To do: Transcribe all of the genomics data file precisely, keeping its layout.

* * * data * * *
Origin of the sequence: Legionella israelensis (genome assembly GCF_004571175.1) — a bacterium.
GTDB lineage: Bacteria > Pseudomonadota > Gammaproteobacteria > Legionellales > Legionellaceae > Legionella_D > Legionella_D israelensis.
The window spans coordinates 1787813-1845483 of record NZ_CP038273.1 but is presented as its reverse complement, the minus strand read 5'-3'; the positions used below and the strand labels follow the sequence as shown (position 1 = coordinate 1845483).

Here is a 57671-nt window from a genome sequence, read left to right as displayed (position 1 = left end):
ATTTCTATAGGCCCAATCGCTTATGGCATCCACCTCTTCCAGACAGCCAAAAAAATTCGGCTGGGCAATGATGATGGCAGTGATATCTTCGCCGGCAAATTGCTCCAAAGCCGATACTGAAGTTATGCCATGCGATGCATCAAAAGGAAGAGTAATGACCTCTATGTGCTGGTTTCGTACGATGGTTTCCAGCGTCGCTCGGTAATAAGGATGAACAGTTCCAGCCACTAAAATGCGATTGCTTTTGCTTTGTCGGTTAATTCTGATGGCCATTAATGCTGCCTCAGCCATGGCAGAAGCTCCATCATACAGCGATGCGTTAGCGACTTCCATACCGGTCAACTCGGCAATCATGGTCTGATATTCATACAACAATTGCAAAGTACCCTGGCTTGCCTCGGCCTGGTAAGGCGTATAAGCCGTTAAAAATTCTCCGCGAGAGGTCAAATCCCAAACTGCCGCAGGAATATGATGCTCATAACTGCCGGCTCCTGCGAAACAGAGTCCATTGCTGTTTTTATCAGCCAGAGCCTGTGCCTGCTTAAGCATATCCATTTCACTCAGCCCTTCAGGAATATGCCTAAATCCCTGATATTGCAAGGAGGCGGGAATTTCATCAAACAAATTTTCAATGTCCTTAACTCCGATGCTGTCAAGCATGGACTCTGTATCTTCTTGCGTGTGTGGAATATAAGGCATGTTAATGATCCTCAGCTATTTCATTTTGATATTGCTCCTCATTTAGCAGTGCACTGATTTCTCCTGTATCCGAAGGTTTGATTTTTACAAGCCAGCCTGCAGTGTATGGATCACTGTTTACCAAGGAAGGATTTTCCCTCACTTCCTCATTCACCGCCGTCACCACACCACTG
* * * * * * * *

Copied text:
Origin of the sequence: Legionella israelensis (genome assembly GCF_004571175.1) — a bacterium.
GTDB lineage: Bacteria > Pseudomonadota > Gammaproteobacteria > Legionellales > Legionellaceae > Legionella_D > Legionella_D israelensis.
The window spans coordinates 1787813-1845483 of record NZ_CP038273.1 but is presented as its reverse complement, the minus strand read 5'-3'; the positions used below and the strand labels follow the sequence as shown (position 1 = coordinate 1845483).

Here is a 57671-nt window from a genome sequence, read left to right as displayed (position 1 = left end):
ATTTCTATAGGCCCAATCGCTTATGGCATCCACCTCTTCCAGACAGCCAAAAAAATTCGGCTGGGCAATGATGATGGCAGTGATATCTTCGCCGGCAAATTGCTCCAAAGCCGATACTGAAGTTATGCCATGCGATGCATCAAAAGGAAGAGTAATGACCTCTATGTGCTGGTTTCGTACGATGGTTTCCAGCGTCGCTCGGTAATAAGGATGAACAGTTCCAGCCACTAAAATGCGATTGCTTTTGCTTTGTCGGTTAATTCTGATGGCCATTAATGCTGCCTCAGCCATGGCAGAAGCTCCATCATACAGCGATGCGTTAGCGACTTCCATACCGGTCAACTCGGCAATCATGGTCTGATATTCATACAACAATTGCAAAGTACCCTGGCTTGCCTCGGCCTGGTAAGGCGTATAAGCCGTTAAAAATTCTCCGCGAGAGGTCAAATCCCAAACTGCCGCAGGAATATGATGCTCATAACTGCCGGCTCCTGCGAAACAGAGTCCATTGCTGTTTTTATCAGCCAGAGCCTGTGCCTGCTTAAGCATATCCATTTCACTCAGCCCTTCAGGAATATGCCTAAATCCCTGATATTGCAAGGAGGCGGGAATTTCATCAAACAAATTTTCAATGTCCTTAACTCCGATGCTGTCAAGCATGGACTCTGTATCTTCTTGCGTGTGTGGAATATAAGGCATGTTAATGATCCTCAGCTATTTCATTTTGATATTGCTCCTCATTTAGCAGTGCACTGATTTCTCCTGTATCCGAAGGTTTGATTTTTACAAGCCAGCCTGCAGTGTATGGATCACTGTTTACCAAGGAAGGATTTTCCCTCACTTCCTCATTCACCGCCGTCACCACACCACTG